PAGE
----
A Gun is as Good or as Bad as the Man using it

English: Lesson 145

“Compare and contrast the attitude of each movie regarding guns.”

Shane (1953) and High Noon (1952) are two of the best western movies ever created. Until this last week, westerns to me were just fun movies filled with drama, gun fighting, and simple sets and characters with not a lot of detail or thought put into them. I still liked watching them, but it seemed to me that they were all cookie cutter made and something to watch when you wanted to relax and not think much. But not Shane or High Noon. The quality of these two movies astounded me and gave me a new appreciation for westerns. Of the two, Shane is my particular favourite, and that is because the main character, Shane, has a different attitude toward guns.


Starring Alan Ladd, Shane is a movie focused on a retiring gunslinger. The story starts with Shane crossing a valley and coming across newly built homesteads and people who just settled there. He stops at the Starrett homestead, where he meets Joe, Marian, and young Joey Starrett. What I like about Shane is that he made the decision to retire from gun-slinging on his own and he gives a new life a real shot. He hides his gun, gets a job on a farm, and helps a small community of farmers on their homesteads. When he gets into a fight with the Ryker gang he doesn’t resort back to his gun. He fights like a man, not intending to kill anyone. He gave up his gun and is sticking to it. The farmers rally around Shane. Even though they know little about him and what he’s done, they support him and fight the Ryker gang with him. They all know it is a losing battle, fighting the whole Ryker gang and their many guns when they have such few people, but they still support Shane and one another. They take responsibility and fight for their lively hoods and farms.


High Noon, starring Gary Cooper, is a different story about guns. Marshal Will Kane is retiring and hanging up his guns at his wife’s bidding. He gives them up reluctantly, and the town tells him to go with his wife and start a new life. They are counting on a new marshal to come the next day. But, like all good westerns, a gang comes back that very day intending to kill marshal Kane for sending their leader to jail. Kane, being a proud marshal, wants to stay and go back to his guns and wait until the new marshal arrives. Not run away for danger like a coward. He delivered the town from gunslingers and gangs once before, and he will die protecting it. Like Shane, I figured that the town would take responsibility and rally around Kane. But no. They do not rally around Kane and protect their town that Kane previously delivered from outlaws and gunslingers. They want no responsibility. They paid the government for a marshal and guns and that means they have given up the responsibility of protecting themselves. It is now the governments job to protect the town.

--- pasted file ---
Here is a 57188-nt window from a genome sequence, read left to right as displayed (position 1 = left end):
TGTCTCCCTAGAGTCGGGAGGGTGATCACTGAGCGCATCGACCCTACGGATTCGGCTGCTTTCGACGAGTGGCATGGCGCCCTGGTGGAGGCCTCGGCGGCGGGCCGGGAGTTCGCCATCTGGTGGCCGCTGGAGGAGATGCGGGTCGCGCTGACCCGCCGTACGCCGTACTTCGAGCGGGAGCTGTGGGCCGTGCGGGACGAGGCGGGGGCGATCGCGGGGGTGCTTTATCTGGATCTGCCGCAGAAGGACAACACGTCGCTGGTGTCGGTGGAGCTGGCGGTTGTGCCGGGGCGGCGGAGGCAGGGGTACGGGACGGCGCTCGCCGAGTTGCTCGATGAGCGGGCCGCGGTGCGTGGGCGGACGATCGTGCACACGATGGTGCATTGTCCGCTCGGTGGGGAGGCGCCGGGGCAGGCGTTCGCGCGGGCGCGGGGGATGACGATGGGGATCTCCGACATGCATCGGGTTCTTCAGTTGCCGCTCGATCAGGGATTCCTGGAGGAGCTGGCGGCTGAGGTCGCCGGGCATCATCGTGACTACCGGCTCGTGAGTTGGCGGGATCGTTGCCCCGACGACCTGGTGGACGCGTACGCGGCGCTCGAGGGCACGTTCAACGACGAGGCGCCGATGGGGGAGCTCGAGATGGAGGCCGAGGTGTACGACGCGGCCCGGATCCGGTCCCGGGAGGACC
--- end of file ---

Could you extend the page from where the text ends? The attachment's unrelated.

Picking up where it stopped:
Both movies are about guns and men giving them up, but it is also about how people view guns. In Shane, guns are a tool, just like an axe or a shovel. As Shane says “A gun is as good or as bad as the man using it.” In High Noon, guns are not tools. They are a service provided by the government which the people pay for. The town does not want to use guns in defending themselves because they sold that responsibility to the government. Kane tries to tell the people what Shane explains to the homesteaders, but they no longer want that responsibility. In the end, it turns out alright, but the town will never survive unless they are protected by someone else with a gun.

2 thoughts on “A Gun is as Good or as Bad as the Man using it

  1. Great insights into great films! But now you need to see 1992’s Unforgiven, directed by Clint Eastwood. It’s the apptheosis, imo, of what these two films started.

    Like

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